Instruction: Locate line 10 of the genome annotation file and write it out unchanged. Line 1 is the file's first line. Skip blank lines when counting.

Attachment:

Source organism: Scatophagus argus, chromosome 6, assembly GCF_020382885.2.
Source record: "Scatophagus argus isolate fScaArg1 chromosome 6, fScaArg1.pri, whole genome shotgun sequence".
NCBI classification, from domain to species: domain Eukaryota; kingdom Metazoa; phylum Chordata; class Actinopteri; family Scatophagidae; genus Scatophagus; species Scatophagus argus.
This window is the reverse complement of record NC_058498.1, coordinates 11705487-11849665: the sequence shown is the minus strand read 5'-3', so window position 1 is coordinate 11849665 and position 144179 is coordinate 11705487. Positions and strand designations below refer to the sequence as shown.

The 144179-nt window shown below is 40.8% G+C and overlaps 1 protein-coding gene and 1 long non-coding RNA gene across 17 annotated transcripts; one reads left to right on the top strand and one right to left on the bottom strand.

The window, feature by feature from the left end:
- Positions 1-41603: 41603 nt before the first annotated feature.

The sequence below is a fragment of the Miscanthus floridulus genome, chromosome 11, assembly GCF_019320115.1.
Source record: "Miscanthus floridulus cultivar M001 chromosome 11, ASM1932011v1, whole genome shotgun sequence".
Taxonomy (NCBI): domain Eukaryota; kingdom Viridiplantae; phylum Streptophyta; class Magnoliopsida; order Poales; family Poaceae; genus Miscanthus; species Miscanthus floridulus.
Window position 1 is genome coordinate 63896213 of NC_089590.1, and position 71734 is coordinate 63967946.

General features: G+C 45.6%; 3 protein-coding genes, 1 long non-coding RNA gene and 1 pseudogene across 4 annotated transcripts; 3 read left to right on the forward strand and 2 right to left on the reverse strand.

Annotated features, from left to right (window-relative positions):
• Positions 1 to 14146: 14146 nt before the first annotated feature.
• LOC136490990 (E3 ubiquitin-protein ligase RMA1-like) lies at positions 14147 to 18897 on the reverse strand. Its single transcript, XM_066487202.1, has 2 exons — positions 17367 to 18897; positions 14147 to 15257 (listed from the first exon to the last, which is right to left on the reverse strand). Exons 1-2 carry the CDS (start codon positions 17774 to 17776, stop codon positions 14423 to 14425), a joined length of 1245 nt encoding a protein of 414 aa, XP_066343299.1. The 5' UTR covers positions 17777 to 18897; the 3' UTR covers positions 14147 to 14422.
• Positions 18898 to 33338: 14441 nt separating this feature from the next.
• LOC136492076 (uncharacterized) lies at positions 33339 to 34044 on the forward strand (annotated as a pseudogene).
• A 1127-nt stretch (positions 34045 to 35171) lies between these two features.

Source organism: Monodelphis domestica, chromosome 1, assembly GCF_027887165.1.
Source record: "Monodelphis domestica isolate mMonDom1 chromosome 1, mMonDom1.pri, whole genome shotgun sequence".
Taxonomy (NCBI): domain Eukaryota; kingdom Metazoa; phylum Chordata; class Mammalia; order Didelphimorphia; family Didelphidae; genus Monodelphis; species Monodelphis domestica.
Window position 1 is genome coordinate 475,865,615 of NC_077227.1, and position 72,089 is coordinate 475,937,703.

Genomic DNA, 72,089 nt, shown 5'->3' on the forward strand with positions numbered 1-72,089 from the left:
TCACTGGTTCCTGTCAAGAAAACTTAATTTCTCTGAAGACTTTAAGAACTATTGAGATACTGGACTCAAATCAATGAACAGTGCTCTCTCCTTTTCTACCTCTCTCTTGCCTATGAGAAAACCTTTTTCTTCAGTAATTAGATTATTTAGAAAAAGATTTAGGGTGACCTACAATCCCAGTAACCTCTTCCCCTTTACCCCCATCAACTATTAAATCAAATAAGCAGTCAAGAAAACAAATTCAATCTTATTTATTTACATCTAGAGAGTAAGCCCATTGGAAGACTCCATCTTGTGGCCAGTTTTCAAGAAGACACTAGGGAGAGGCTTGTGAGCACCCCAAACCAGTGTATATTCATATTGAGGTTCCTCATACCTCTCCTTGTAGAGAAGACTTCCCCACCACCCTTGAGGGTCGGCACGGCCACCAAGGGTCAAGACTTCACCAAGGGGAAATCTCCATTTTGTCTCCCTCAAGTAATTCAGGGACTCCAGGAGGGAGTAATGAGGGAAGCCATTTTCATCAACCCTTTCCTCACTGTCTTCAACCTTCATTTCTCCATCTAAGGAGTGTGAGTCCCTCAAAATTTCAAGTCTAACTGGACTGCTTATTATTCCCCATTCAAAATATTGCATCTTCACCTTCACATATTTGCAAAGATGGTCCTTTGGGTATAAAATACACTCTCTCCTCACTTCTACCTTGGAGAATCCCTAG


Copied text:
Taxonomy (NCBI): domain Eukaryota; kingdom Viridiplantae; phylum Streptophyta; class Magnoliopsida; order Poales; family Poaceae; genus Miscanthus; species Miscanthus floridulus.